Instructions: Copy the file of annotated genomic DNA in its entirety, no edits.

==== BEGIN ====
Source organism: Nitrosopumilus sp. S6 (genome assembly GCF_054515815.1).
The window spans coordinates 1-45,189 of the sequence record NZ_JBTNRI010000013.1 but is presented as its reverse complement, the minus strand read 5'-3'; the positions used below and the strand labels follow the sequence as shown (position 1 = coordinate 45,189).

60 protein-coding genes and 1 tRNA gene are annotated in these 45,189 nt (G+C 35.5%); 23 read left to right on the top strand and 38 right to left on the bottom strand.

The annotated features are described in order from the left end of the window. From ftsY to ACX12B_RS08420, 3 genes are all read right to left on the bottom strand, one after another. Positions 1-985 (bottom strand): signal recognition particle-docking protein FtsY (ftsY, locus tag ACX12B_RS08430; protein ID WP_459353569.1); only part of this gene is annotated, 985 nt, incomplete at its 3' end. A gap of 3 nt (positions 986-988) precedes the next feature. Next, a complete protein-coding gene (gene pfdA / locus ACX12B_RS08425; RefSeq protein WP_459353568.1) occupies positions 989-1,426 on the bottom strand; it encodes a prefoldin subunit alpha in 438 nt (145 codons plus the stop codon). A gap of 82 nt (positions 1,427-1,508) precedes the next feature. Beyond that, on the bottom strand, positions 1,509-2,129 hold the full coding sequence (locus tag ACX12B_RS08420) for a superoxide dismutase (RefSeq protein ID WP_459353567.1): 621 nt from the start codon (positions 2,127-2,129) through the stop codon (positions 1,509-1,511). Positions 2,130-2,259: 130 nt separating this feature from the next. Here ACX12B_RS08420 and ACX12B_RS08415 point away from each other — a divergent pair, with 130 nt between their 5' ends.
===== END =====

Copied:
Source organism: Nitrosopumilus sp. S6 (genome assembly GCF_054515815.1).
The window spans coordinates 1-45,189 of the sequence record NZ_JBTNRI010000013.1 but is presented as its reverse complement, the minus strand read 5'-3'; the positions used below and the strand labels follow the sequence as shown (position 1 = coordinate 45,189).

60 protein-coding genes and 1 tRNA gene are annotated in these 45,189 nt (G+C 35.5%); 23 read left to right on the top strand and 38 right to left on the bottom strand.

The annotated features are described in order from the left end of the window. From ftsY to ACX12B_RS08420, 3 genes are all read right to left on the bottom strand, one after another. Positions 1-985 (bottom strand): signal recognition particle-docking protein FtsY (ftsY, locus tag ACX12B_RS08430; protein ID WP_459353569.1); only part of this gene is annotated, 985 nt, incomplete at its 3' end. A gap of 3 nt (positions 986-988) precedes the next feature. Next, a complete protein-coding gene (gene pfdA / locus ACX12B_RS08425; RefSeq protein WP_459353568.1) occupies positions 989-1,426 on the bottom strand; it encodes a prefoldin subunit alpha in 438 nt (145 codons plus the stop codon). A gap of 82 nt (positions 1,427-1,508) precedes the next feature. Beyond that, on the bottom strand, positions 1,509-2,129 hold the full coding sequence (locus tag ACX12B_RS08420) for a superoxide dismutase (RefSeq protein ID WP_459353567.1): 621 nt from the start codon (positions 2,127-2,129) through the stop codon (positions 1,509-1,511). Positions 2,130-2,259: 130 nt separating this feature from the next. Here ACX12B_RS08420 and ACX12B_RS08415 point away from each other — a divergent pair, with 130 nt between their 5' ends.